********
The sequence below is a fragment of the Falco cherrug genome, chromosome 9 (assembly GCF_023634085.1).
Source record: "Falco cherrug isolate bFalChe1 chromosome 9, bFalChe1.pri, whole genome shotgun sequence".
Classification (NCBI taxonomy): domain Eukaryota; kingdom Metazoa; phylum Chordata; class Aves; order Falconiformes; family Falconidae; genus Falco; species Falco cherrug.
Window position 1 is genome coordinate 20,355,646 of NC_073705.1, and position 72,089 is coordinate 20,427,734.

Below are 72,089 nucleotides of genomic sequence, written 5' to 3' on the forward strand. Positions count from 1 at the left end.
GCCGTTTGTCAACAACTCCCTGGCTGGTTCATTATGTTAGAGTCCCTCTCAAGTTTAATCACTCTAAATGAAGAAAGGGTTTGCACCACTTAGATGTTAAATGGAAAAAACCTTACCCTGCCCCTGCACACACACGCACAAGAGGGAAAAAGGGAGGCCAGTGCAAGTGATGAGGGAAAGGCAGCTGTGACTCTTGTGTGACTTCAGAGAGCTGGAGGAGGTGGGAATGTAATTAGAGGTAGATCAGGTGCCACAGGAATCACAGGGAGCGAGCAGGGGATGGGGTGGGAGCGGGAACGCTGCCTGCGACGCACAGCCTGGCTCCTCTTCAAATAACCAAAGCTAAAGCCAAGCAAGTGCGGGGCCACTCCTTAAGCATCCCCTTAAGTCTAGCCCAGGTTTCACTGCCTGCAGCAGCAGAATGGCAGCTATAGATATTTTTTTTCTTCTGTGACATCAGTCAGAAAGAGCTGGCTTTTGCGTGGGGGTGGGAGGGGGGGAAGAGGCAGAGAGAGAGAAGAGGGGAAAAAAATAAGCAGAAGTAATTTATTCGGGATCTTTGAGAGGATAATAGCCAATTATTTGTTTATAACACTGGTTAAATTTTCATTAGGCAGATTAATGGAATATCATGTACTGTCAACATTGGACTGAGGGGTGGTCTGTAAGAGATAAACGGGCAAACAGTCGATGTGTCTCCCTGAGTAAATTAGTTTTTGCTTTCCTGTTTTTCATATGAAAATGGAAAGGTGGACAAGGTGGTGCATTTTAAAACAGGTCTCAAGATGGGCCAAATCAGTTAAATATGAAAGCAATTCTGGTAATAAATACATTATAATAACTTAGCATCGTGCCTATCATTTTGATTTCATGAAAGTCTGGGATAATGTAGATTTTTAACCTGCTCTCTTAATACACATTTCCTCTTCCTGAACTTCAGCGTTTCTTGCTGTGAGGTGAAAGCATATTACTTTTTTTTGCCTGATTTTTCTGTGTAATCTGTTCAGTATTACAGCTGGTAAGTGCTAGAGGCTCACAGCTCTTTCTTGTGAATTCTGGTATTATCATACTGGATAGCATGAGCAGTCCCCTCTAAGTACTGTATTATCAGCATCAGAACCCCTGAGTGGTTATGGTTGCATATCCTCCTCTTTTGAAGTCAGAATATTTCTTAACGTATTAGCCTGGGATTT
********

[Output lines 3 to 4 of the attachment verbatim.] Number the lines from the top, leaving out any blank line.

Classification (NCBI taxonomy): domain Eukaryota; kingdom Metazoa; phylum Chordata; class Aves; order Falconiformes; family Falconidae; genus Falco; species Falco cherrug.
Window position 1 is genome coordinate 20,355,646 of NC_073705.1, and position 72,089 is coordinate 20,427,734.